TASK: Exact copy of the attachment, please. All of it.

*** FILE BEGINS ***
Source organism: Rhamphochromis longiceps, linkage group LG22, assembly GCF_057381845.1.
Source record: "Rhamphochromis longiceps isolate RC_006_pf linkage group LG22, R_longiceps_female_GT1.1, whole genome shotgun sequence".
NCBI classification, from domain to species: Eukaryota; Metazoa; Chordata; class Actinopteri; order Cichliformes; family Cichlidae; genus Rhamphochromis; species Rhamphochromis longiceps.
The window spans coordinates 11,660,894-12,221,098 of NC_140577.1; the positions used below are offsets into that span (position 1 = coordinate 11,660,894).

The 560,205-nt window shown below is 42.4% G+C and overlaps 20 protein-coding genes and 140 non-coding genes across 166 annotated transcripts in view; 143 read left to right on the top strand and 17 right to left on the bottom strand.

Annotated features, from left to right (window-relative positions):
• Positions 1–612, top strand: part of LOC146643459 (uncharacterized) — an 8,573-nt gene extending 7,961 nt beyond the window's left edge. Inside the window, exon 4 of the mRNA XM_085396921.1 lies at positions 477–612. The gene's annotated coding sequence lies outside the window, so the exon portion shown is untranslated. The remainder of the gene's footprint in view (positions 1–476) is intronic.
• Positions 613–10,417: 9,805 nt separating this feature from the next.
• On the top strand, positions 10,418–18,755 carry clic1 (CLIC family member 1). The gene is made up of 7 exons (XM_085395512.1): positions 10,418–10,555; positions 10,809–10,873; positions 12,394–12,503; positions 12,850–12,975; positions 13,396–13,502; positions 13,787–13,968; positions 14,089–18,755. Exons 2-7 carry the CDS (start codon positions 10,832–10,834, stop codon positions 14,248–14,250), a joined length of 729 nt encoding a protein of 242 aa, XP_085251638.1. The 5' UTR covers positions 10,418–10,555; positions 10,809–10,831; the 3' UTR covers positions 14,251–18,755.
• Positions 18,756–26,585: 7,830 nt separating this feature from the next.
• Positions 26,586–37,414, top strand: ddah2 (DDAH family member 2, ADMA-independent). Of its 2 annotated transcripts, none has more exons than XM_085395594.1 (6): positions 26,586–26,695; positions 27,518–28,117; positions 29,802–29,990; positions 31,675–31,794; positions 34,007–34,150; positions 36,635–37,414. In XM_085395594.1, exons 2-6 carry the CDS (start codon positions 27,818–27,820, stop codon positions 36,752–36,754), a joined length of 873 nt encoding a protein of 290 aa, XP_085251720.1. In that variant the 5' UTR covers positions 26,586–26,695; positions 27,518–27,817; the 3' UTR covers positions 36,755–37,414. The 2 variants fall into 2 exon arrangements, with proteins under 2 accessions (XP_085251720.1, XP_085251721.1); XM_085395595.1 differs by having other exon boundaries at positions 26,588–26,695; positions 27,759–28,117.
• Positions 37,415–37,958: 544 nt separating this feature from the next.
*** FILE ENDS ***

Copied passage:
Source organism: Rhamphochromis longiceps, linkage group LG22, assembly GCF_057381845.1.
Source record: "Rhamphochromis longiceps isolate RC_006_pf linkage group LG22, R_longiceps_female_GT1.1, whole genome shotgun sequence".
NCBI classification, from domain to species: Eukaryota; Metazoa; Chordata; class Actinopteri; order Cichliformes; family Cichlidae; genus Rhamphochromis; species Rhamphochromis longiceps.
The window spans coordinates 11,660,894-12,221,098 of NC_140577.1; the positions used below are offsets into that span (position 1 = coordinate 11,660,894).

The 560,205-nt window shown below is 42.4% G+C and overlaps 20 protein-coding genes and 140 non-coding genes across 166 annotated transcripts in view; 143 read left to right on the top strand and 17 right to left on the bottom strand.

Annotated features, from left to right (window-relative positions):
• Positions 1–612, top strand: part of LOC146643459 (uncharacterized) — an 8,573-nt gene extending 7,961 nt beyond the window's left edge. Inside the window, exon 4 of the mRNA XM_085396921.1 lies at positions 477–612. The gene's annotated coding sequence lies outside the window, so the exon portion shown is untranslated. The remainder of the gene's footprint in view (positions 1–476) is intronic.
• Positions 613–10,417: 9,805 nt separating this feature from the next.
• On the top strand, positions 10,418–18,755 carry clic1 (CLIC family member 1). The gene is made up of 7 exons (XM_085395512.1): positions 10,418–10,555; positions 10,809–10,873; positions 12,394–12,503; positions 12,850–12,975; positions 13,396–13,502; positions 13,787–13,968; positions 14,089–18,755. Exons 2-7 carry the CDS (start codon positions 10,832–10,834, stop codon positions 14,248–14,250), a joined length of 729 nt encoding a protein of 242 aa, XP_085251638.1. The 5' UTR covers positions 10,418–10,555; positions 10,809–10,831; the 3' UTR covers positions 14,251–18,755.
• Positions 18,756–26,585: 7,830 nt separating this feature from the next.
• Positions 26,586–37,414, top strand: ddah2 (DDAH family member 2, ADMA-independent). Of its 2 annotated transcripts, none has more exons than XM_085395594.1 (6): positions 26,586–26,695; positions 27,518–28,117; positions 29,802–29,990; positions 31,675–31,794; positions 34,007–34,150; positions 36,635–37,414. In XM_085395594.1, exons 2-6 carry the CDS (start codon positions 27,818–27,820, stop codon positions 36,752–36,754), a joined length of 873 nt encoding a protein of 290 aa, XP_085251720.1. In that variant the 5' UTR covers positions 26,586–26,695; positions 27,518–27,817; the 3' UTR covers positions 36,755–37,414. The 2 variants fall into 2 exon arrangements, with proteins under 2 accessions (XP_085251720.1, XP_085251721.1); XM_085395595.1 differs by having other exon boundaries at positions 26,588–26,695; positions 27,759–28,117.
• Positions 37,415–37,958: 544 nt separating this feature from the next.